The ancient sacred olive, in modern times

An olive tree in the Cilento region.

This tree was planted before the nation of Italy was born, when the Italian south was a kingdom apart. It could well have been producing olives when Naples was at the height of glory, one of the leading cities on the continent, and a must-see stop on the Grand Tour of the eighteenth century.

The olive is mentioned in ancient literature, including thirty times in the Bible. Its oil fueled the original Olympic flame. Kings were anointed with olive oil, and it is still used in religious ceremonies.
Theophrastus, a student of both Plato and Aristotle, wrote about olive husbandry. “The olive tree grows, one may say, in more ways than any other plant; it grows from a piece of the trunk or of the stock, from the root, from a twig, and from a stake…” He warns that olives grown from seed produce a wild olive, of poor quality. He also quotes Androtion in saying that olives require heavy pruning for the best production, and also need “the most pungent manure and the heaviest watering.” He describes the damage they suffer from hot winds or freezing temperatures. Though he wrote this in Greece in the third century B.C., these classical methods were carried into the Magna Graecia and applied to olive culture there.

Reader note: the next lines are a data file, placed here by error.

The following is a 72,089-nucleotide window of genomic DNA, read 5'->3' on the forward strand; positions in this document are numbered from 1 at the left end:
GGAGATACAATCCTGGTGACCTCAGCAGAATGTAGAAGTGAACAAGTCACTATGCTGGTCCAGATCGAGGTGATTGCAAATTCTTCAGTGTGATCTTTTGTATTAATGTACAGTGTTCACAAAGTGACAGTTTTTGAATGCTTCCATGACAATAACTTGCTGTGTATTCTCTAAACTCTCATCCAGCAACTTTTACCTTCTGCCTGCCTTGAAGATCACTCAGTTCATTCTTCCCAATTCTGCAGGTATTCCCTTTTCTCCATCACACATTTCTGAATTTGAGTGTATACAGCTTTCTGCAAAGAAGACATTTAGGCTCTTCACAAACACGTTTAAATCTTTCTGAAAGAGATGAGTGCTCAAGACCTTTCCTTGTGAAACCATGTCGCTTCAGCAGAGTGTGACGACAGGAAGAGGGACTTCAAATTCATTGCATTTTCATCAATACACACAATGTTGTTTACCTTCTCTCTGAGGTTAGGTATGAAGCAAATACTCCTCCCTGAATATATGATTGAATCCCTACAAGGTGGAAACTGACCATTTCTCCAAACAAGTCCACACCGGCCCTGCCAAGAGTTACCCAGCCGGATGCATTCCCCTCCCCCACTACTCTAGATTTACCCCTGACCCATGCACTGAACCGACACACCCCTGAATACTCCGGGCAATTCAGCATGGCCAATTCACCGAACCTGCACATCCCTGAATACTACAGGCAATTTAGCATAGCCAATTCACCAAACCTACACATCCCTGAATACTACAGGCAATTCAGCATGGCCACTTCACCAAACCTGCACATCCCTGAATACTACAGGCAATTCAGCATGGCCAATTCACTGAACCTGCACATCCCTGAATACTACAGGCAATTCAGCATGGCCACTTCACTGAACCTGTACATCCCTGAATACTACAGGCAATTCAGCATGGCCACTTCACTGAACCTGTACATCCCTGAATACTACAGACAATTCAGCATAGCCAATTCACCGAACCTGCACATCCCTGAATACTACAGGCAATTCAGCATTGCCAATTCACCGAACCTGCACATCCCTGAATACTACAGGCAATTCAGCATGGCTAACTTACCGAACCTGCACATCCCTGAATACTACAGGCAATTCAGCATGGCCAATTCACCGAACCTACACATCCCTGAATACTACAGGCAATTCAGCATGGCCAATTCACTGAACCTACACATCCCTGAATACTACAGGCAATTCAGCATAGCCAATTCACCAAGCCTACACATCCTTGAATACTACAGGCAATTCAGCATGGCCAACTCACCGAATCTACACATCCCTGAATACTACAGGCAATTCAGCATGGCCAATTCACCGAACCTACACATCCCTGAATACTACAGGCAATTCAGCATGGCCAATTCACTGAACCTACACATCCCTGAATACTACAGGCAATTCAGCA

I find fascinating the common knowledge of the natural world in earlier times. A statement of Theophrastus illustrates this, in regards to the summer solstice. How do I know when the solstice is? I check a calender, reference book, or (more likely) find it online. But two thousand years ago, people checked their olive trees for that information: “There is a peculiarity special to the olive, lime, elm, and abele: their leaves appear to invert the upper surface after the summer solstice, and by this men know that the solstice is past.”
In Roman times, a garden was not considered complete without some olive trees, and olive oil served as liquid money. It is still highly prized, with Italy consuming about 30% of the world’s olive oil, most of which is grown in the Mediterranean region.
Next time you break open a rustic loaf of bread, pour a little olive oil in a dish, add some balsamic vinegar, and think about the ancient origins of your small feast as you enjoy it.